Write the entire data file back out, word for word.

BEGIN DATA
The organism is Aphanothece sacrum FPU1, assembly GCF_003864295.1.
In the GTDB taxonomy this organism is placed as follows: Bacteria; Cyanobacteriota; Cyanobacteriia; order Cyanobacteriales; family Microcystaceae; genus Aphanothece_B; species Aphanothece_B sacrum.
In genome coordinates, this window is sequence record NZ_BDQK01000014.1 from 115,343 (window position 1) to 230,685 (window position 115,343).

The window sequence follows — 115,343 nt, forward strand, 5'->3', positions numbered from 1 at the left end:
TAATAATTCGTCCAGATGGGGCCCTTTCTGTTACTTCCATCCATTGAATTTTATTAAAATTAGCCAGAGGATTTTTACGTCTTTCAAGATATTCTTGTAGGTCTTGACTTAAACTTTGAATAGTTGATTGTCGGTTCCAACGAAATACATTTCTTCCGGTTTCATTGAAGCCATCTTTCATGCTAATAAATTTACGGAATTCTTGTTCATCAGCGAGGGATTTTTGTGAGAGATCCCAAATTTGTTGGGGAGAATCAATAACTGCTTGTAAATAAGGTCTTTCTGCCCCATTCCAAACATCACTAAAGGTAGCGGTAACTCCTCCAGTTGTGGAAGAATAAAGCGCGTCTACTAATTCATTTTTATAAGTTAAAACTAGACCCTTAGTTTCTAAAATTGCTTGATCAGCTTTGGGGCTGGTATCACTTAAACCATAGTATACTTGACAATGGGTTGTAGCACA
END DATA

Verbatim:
The organism is Aphanothece sacrum FPU1, assembly GCF_003864295.1.
In the GTDB taxonomy this organism is placed as follows: Bacteria; Cyanobacteriota; Cyanobacteriia; order Cyanobacteriales; family Microcystaceae; genus Aphanothece_B; species Aphanothece_B sacrum.
In genome coordinates, this window is sequence record NZ_BDQK01000014.1 from 115,343 (window position 1) to 230,685 (window position 115,343).

The window sequence follows — 115,343 nt, forward strand, 5'->3', positions numbered from 1 at the left end:
TAATAATTCGTCCAGATGGGGCCCTTTCTGTTACTTCCATCCATTGAATTTTATTAAAATTAGCCAGAGGATTTTTACGTCTTTCAAGATATTCTTGTAGGTCTTGACTTAAACTTTGAATAGTTGATTGTCGGTTCCAACGAAATACATTTCTTCCGGTTTCATTGAAGCCATCTTTCATGCTAATAAATTTACGGAATTCTTGTTCATCAGCGAGGGATTTTTGTGAGAGATCCCAAATTTGTTGGGGAGAATCAATAACTGCTTGTAAATAAGGTCTTTCTGCCCCATTCCAAACATCACTAAAGGTAGCGGTAACTCCTCCAGTTGTGGAAGAATAAAGCGCGTCTACTAATTCATTTTTATAAGTTAAAACTAGACCCTTAGTTTCTAAAATTGCTTGATCAGCTTTGGGGCTGGTATCACTTAAACCATAGTATACTTGACAATGGGTTGTAGCACA